Smart Nutrition

SMART NUTRITION: How to Determine the Best Supplements



In some point of their lives, most people have turned to vitamins to supplement their dietary intake of essential vitamins and minerals. For some, it’s a precise ritual that goes hand in hand with other health-conscious habits. For others, it’s a half-hearted attempt to offset the damage done by poor diet and fast-food tendencies. Whatever side of the scale you’re on, nutritional supplements, for the most part, are a wise and healthful decision. However, it’s no longer a matter of taking supplements, but rather which supplements are the best to take. So, if your current dietary regime includes nutritional supplements, what you think is a feast may actually be a famine, in terms of nutritional value and safety. It’s time to read the small print.

Who isn’t guilty (human) of enjoying an occasional fast-food burger? A typical fast food meal comes with lower quality ingredients than its steakhouse counterpart, yet they’re both considered hamburgers. Ever wonder why? It’s because food adheres to food grade standards set forth by the FDA. Imagine if everything was that lax: you could be buying killer aspirin, contracting infections from blood transfusions, applying skin altering make-up and trusting dangerously toxic nutritional supplements. The FDA drew up stricter guidelines in some, but not all areas. Medicine is required to be safe, effective, and identical to all other batches no matter when or where you acquire it. Blood transfusions and cosmetics comply with specific standards. But supplements, they got lumped together with food, and the integrity of their industry has suffered.

To make matters worse, the Dietary Supplement Health and Education Act of 1994 put responsibility in the hands of the vitamin producers. According to fda.gov, “…Manufacturers do not need to register their products with FDA nor get FDA approval before producing or selling dietary supplements.”  This opened the floodgates for a slew of unprotected claims and flat out lies.

Protect yourself by following these three simple guidelines when buying nutritional supplements: is it safe, does it get absorbed, and is the company credible?

Safety ultimately refers to contamination and toxicity.  According to the not-for-profit Informed-Choice LLC, roughly 25% of supplements could be contaminated. A reputable nutrition company constantly examines their raw materials for harmful impurities like salmonella, pesticides, E.coli and steroids. Look for brands that are approved for athletes, as they must be guaranteed the products are free from banned substances. Additionally, this athlete testing promotes consistency from bottle to bottle and capsule to capsule.  Some minerals can be harmful in too great a dose, so the science-based companies that care about your health will test each batch to guarantee proactive levels. If you are unsure, contact the company and request third party results. If they don’t have any, don’t trust the product.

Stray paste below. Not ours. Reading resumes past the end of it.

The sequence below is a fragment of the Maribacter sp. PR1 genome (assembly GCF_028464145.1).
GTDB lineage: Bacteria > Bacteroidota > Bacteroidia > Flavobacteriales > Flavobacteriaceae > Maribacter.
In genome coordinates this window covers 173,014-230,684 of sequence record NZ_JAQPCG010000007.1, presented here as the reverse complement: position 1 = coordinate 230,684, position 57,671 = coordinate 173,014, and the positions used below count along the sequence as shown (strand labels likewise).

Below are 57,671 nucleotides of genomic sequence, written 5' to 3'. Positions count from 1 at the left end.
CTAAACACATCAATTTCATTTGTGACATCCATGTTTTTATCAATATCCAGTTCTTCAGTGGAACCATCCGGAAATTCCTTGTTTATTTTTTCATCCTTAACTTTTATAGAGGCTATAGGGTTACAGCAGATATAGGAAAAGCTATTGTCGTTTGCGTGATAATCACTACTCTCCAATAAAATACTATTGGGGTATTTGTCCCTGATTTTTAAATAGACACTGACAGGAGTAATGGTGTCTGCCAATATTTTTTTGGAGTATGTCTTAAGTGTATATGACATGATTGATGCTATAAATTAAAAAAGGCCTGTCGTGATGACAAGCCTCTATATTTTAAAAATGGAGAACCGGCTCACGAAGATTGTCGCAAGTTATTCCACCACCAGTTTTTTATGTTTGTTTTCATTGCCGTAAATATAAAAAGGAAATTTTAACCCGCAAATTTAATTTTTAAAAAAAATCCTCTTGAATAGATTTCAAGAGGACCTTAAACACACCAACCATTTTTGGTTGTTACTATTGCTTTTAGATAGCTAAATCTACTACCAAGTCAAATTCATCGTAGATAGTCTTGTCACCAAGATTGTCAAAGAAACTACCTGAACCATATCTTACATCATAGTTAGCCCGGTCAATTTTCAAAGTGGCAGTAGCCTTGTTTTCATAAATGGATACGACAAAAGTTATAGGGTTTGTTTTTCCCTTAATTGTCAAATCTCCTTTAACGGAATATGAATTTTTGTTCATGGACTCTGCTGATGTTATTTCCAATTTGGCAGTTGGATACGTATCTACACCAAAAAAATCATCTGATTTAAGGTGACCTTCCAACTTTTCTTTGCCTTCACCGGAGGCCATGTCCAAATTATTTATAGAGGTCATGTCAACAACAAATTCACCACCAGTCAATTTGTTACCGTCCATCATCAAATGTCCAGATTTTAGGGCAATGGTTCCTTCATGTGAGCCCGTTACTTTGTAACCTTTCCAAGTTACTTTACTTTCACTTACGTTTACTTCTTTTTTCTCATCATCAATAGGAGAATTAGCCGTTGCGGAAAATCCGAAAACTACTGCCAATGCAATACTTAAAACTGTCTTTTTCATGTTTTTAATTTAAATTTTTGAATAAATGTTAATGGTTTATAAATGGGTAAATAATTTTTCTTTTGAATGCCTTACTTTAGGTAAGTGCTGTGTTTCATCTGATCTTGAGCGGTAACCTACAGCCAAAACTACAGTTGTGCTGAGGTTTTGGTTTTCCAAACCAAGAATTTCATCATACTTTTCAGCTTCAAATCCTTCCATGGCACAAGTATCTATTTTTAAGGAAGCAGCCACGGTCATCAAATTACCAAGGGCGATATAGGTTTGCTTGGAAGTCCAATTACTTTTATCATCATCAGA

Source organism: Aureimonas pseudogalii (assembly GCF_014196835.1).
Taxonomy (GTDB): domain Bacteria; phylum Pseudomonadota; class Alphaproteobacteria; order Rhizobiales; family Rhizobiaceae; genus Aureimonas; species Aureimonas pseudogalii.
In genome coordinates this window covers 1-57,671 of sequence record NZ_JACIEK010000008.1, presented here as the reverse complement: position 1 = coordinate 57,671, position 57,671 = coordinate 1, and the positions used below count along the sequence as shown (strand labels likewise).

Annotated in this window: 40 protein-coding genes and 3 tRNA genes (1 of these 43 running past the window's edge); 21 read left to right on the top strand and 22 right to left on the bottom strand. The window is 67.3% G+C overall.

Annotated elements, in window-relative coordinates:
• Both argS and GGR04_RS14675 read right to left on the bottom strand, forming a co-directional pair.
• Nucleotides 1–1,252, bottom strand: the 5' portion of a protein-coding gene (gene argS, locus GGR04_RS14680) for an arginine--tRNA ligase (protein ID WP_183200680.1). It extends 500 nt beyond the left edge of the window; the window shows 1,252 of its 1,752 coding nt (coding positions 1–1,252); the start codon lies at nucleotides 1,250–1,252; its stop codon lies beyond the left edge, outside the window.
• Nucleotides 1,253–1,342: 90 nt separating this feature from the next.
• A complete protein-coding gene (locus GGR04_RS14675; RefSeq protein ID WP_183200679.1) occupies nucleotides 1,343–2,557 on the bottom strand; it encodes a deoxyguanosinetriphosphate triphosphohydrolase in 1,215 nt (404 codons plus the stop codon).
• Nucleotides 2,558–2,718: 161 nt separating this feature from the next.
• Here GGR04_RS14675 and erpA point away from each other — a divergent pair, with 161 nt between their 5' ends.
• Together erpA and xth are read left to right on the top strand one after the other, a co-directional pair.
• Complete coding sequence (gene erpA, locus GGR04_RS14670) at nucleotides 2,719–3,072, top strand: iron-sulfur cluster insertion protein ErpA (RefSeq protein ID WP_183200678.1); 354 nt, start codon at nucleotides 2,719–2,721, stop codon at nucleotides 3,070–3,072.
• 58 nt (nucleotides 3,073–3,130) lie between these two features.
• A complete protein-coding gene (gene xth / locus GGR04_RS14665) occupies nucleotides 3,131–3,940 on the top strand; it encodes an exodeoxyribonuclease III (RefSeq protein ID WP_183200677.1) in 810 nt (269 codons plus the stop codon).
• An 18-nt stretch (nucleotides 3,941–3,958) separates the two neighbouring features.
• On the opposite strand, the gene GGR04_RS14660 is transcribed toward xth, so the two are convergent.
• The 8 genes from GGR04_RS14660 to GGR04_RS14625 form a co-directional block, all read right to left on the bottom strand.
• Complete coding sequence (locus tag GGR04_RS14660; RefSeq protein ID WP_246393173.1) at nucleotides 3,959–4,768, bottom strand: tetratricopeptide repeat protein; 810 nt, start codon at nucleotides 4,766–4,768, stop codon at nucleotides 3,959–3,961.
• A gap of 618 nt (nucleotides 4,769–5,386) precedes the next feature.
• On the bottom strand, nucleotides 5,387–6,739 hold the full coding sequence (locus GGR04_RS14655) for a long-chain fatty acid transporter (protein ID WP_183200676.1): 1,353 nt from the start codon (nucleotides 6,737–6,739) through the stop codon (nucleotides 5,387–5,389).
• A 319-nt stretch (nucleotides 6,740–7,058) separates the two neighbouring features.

Assuming you find a safe product, it’s still useless if the body doesn’t absorb it.  The supplement should meet the U.S. Pharmacopeia (USP) specifications; a non-governmental and not-for-profit entity that sets standards for over-the-counter and prescription drugs, as well as for food and nutritional supplements sold in the United States. Look for a product that boasts, “Meets USP Specifications for…” disintegration, or dissolution, as this will be your best bet for finding a tablet that breaks down and grants your system access to the nutrients.

While you’re doubtful to find a safe and effective product without an honest company, it’s still important to know what to look for in a supplement brand.  First of all, of the several thousand vitamin brands out there, there are only a handful of manufacturers. The vast majority of products are practically identical with the exception of packaging. Look for the ones with in-house production as they are more likely to be scientific-based as opposed to marketing based. Also, determine if the company voluntarily adheres to the Pharmaceutical Good Manufacturing Practices (GMP) that is required of prescription medicine. A vitamin company that realizes their products have as great an impact as a prescription drug will take their ethical responsibility seriously.

Being a consumer is a daunting process, especially when you’re in the market for a good nutritional supplement.  I suggest finding reputable third party research before dishing out lots of money on high end products that are overpriced or low end products that do absolutely nothing, or worse. The Nutrisearch Comparative Guide to Nutritional Supplements is a great place to find information about what your body needs and what companies you can trust to supply it.  Led by a biochemist and former member of Canadian Parliament, the team of scientists first compromised on what the ideal vitamin would be, and then compared over 1,500 products to that standard.  Its five star rating system and color-coded charts make it easy to digest the facts about that vitamin you’ve been trusting for years.  It’s your health; consume responsibly.